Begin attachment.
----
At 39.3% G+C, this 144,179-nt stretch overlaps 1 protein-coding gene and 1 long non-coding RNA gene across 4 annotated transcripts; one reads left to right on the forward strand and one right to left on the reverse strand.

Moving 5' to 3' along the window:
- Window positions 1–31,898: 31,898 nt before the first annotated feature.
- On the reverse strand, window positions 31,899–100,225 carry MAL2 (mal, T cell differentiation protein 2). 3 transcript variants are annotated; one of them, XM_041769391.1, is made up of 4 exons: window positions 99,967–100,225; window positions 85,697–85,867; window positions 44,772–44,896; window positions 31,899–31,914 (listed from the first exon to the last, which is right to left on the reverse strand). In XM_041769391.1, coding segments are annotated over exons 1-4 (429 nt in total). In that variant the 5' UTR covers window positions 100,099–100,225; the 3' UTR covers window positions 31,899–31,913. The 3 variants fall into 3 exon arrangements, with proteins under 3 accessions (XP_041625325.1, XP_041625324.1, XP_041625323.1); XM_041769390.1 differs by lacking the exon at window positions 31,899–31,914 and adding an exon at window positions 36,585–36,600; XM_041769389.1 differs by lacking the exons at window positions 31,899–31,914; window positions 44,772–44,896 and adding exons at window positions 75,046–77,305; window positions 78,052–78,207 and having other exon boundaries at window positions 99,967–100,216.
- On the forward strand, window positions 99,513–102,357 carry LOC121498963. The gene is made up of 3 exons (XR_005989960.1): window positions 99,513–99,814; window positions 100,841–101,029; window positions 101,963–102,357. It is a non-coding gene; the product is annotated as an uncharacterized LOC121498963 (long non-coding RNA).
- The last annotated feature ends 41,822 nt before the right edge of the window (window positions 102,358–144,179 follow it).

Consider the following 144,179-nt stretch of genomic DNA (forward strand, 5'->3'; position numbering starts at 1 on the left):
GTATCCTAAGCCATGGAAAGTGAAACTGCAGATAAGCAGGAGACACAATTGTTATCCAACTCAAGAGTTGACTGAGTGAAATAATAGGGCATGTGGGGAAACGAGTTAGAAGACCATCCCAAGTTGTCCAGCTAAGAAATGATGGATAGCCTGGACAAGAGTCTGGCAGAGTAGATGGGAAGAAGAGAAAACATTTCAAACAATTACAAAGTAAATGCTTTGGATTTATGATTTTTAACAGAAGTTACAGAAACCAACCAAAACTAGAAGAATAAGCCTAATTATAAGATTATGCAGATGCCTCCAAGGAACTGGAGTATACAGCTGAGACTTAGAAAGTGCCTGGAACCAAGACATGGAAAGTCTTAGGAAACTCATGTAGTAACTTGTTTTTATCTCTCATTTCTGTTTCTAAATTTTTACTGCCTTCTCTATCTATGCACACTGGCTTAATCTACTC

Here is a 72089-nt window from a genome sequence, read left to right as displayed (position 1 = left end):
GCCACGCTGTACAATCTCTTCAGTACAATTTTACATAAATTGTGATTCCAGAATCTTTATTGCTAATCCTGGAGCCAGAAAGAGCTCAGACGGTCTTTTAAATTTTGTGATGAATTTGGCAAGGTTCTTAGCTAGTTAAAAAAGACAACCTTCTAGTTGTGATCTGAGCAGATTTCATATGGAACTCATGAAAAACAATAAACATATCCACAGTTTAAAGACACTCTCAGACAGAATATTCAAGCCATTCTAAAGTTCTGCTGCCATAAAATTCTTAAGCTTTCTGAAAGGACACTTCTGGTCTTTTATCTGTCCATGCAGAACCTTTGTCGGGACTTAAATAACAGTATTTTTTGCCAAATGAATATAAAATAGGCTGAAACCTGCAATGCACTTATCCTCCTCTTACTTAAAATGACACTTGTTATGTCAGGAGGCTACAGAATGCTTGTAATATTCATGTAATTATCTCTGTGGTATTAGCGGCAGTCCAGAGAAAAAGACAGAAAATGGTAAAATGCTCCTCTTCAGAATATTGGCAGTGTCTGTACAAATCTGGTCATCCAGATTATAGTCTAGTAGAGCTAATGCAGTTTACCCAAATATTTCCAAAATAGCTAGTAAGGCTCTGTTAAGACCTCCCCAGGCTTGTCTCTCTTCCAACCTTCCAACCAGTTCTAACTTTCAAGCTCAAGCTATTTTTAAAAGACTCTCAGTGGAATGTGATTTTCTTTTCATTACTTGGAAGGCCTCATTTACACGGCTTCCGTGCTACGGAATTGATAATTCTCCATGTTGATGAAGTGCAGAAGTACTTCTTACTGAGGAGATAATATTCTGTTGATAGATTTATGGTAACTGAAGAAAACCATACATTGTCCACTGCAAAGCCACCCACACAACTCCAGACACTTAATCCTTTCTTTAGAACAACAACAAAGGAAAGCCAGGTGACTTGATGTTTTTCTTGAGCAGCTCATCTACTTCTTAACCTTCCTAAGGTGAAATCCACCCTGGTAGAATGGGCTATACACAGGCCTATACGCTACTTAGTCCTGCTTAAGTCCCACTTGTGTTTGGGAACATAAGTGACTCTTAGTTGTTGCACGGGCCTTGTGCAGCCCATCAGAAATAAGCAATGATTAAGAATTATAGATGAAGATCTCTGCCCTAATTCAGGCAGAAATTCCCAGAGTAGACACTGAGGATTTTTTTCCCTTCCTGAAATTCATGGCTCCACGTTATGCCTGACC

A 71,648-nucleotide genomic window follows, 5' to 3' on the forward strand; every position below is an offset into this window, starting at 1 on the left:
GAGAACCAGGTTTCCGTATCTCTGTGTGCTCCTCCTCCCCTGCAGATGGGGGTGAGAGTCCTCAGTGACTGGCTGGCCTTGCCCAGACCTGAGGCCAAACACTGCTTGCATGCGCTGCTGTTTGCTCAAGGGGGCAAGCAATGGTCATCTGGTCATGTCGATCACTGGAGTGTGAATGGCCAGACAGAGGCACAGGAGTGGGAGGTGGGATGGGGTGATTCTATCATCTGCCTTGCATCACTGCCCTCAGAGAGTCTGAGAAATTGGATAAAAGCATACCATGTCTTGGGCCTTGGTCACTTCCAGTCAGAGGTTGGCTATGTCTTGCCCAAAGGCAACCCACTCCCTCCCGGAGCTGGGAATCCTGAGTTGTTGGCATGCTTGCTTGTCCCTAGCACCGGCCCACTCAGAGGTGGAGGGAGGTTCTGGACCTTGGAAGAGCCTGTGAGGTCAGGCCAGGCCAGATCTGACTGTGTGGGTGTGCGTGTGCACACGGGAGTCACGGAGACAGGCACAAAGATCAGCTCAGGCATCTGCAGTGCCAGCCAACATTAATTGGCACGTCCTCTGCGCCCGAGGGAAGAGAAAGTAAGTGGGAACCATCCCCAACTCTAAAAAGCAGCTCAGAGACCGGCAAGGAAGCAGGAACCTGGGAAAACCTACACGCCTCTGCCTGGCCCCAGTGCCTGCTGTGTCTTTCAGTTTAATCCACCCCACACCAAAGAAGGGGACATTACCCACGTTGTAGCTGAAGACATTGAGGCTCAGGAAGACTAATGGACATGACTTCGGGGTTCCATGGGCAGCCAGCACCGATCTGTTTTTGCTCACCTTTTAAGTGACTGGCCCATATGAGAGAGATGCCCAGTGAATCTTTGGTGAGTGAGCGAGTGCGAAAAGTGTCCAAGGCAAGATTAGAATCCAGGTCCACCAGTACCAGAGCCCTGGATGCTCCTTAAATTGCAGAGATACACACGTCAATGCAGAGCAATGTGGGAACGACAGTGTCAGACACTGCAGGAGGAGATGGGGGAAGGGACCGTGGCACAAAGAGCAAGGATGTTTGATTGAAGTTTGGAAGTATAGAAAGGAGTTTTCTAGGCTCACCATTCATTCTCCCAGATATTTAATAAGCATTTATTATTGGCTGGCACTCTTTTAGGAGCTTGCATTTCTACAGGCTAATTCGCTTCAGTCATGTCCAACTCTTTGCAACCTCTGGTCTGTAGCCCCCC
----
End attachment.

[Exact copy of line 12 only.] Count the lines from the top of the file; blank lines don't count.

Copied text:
GAGAACCAGGTTTCCGTATCTCTGTGTGCTCCTCCTCCCCTGCAGATGGGGGTGAGAGTCCTCAGTGACTGGCTGGCCTTGCCCAGACCTGAGGCCAAACACTGCTTGCATGCGCTGCTGTTTGCTCAAGGGGGCAAGCAATGGTCATCTGGTCATGTCGATCACTGGAGTGTGAATGGCCAGACAGAGGCACAGGAGTGGGAGGTGGGATGGGGTGATTCTATCATCTGCCTTGCATCACTGCCCTCAGAGAGTCTGAGAAATTGGATAAAAGCATACCATGTCTTGGGCCTTGGTCACTTCCAGTCAGAGGTTGGCTATGTCTTGCCCAAAGGCAACCCACTCCCTCCCGGAGCTGGGAATCCTGAGTTGTTGGCATGCTTGCTTGTCCCTAGCACCGGCCCACTCAGAGGTGGAGGGAGGTTCTGGACCTTGGAAGAGCCTGTGAGGTCAGGCCAGGCCAGATCTGACTGTGTGGGTGTGCGTGTGCACACGGGAGTCACGGAGACAGGCACAAAGATCAGCTCAGGCATCTGCAGTGCCAGCCAACATTAATTGGCACGTCCTCTGCGCCCGAGGGAAGAGAAAGTAAGTGGGAACCATCCCCAACTCTAAAAAGCAGCTCAGAGACCGGCAAGGAAGCAGGAACCTGGGAAAACCTACACGCCTCTGCCTGGCCCCAGTGCCTGCTGTGTCTTTCAGTTTAATCCACCCCACACCAAAGAAGGGGACATTACCCACGTTGTAGCTGAAGACATTGAGGCTCAGGAAGACTAATGGACATGACTTCGGGGTTCCATGGGCAGCCAGCACCGATCTGTTTTTGCTCACCTTTTAAGTGACTGGCCCATATGAGAGAGATGCCCAGTGAATCTTTGGTGAGTGAGCGAGTGCGAAAAGTGTCCAAGGCAAGATTAGAATCCAGGTCCACCAGTACCAGAGCCCTGGATGCTCCTTAAATTGCAGAGATACACACGTCAATGCAGAGCAATGTGGGAACGACAGTGTCAGACACTGCAGGAGGAGATGGGGGAAGGGACCGTGGCACAAAGAGCAAGGATGTTTGATTGAAGTTTGGAAGTATAGAAAGGAGTTTTCTAGGCTCACCATTCATTCTCCCAGATATTTAATAAGCATTTATTATTGGCTGGCACTCTTTTAGGAGCTTGCATTTCTACAGGCTAATTCGCTTCAGTCATGTCCAACTCTTTGCAACCTCTGGTCTGTAGCCCCCC